Remember that horrible fear of being picked last for a team in gym class? We never really lose that fear.
Success Stories About Employee Competition
Story #1: Competition platform by Bob Marsh
An article written by Bob Marsh on the topic of employee competition highlights his own success story.
Realizing that the employees on his sales team at ePrize, a large digital engagement provider, were largely involved in the world of real-time results and digital stimulation, Marsh decided to create a competition platform, unlike most others.
The following is an excerpt from his post on Inc.com.
“I’m talking real-time digital leaderboards–the kind that offers options for personalization. That includes employee photo displays and engagement tools, such as audio splashes that demand attention when someone makes a big move in a competition. Whether on flat-screen monitors in central locations around the office, or each employee’s iPhone, these leaderboards would surround entire sales teams, keeping individuals cognizant of where they, and their colleagues, stand in competitions–and motivating them to see their face move to the top. Some call it gamification. I just call it making things happen so you can hit your number.”
“We saw immediate results, with a 230 percent spike in sales.”
“It took us three months of around-the-clock work, but we created an app, called Compete that we thought would do the trick. It runs within Salesforce.com and allows sales managers to design competitions based on very specific goals. Whether a manager needs to drive Salesforce.com adoption, or rally their team around key sales initiatives, managers could now build an engaging competition around that goal. They’d simply download the app by visiting the Salesforce.com AppExchange, and have access to creating as many competitions as necessary, for any given duration.”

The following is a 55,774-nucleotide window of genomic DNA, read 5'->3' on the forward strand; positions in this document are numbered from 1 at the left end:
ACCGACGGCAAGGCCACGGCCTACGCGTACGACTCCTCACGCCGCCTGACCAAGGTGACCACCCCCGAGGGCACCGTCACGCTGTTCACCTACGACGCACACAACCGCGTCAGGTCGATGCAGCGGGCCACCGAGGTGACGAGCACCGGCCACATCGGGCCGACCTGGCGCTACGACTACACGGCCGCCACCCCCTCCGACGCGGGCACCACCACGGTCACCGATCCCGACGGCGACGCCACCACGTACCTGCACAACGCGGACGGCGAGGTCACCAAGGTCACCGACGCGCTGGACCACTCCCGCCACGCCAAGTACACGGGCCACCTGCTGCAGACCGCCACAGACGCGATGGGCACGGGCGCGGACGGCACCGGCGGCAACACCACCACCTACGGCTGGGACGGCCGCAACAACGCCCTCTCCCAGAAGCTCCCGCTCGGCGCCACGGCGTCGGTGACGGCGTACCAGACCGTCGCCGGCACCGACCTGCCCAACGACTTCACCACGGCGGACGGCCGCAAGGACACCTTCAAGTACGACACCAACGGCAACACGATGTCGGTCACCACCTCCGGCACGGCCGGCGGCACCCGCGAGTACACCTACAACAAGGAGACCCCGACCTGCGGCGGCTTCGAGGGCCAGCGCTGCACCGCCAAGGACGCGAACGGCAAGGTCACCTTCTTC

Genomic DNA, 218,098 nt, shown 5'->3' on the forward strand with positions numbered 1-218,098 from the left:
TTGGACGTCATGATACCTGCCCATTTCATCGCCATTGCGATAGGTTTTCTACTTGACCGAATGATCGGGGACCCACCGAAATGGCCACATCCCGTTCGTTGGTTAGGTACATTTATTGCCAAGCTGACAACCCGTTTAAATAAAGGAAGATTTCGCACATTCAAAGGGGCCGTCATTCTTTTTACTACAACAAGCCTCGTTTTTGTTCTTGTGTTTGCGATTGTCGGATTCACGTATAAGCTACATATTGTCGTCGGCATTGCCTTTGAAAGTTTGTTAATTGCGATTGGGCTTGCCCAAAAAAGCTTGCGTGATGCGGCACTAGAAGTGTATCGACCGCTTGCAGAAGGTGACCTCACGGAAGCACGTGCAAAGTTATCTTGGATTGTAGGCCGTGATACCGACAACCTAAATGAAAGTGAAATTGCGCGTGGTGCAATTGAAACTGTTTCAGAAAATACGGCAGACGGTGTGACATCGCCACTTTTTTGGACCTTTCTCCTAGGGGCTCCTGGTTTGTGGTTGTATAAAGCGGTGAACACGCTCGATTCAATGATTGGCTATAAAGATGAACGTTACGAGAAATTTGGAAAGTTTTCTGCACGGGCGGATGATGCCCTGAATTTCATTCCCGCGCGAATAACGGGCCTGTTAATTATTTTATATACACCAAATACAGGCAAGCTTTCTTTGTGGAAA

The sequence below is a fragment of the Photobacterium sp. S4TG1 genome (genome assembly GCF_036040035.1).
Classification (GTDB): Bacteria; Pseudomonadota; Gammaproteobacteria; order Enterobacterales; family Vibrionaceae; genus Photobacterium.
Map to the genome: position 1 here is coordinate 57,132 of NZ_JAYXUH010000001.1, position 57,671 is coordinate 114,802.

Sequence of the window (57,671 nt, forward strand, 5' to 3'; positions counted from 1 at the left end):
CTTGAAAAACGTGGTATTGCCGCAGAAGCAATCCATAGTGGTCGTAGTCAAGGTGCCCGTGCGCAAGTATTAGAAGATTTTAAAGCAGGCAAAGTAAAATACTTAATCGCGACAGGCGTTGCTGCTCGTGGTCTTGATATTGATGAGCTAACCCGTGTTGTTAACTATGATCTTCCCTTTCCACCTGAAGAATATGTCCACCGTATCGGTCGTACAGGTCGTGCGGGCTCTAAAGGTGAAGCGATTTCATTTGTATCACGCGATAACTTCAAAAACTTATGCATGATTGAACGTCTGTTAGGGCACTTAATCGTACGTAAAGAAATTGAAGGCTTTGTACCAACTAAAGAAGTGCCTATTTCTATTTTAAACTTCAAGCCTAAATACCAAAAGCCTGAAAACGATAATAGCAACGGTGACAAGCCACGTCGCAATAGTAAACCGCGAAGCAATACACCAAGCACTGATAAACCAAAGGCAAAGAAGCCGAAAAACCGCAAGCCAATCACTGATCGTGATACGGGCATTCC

Story #2: Sales contest by Fuelzee
Another example of a successful sales contest comes from Dan McGraw, founder, and CEO of Fuelzee.
Rather than only rewarding the top salesperson, he decided to develop a system that rewarded the team member who was trying the hardest.
McGraw shared the following bit of his experience in a BusinessNewsDaily.com post:
“Every time someone got a no, we tracked it in our system, and the person with the most no’s received a $100 gift card every week,” McGraw said. “This might sound crazy, but you get a lot of no’s when doing sales. The more no’s you get, the closer you are to getting a yes. The prize of getting a yes is way larger than $100, so you still wanted to get there. This nearly doubled our outbound calls and motivated the whole team.”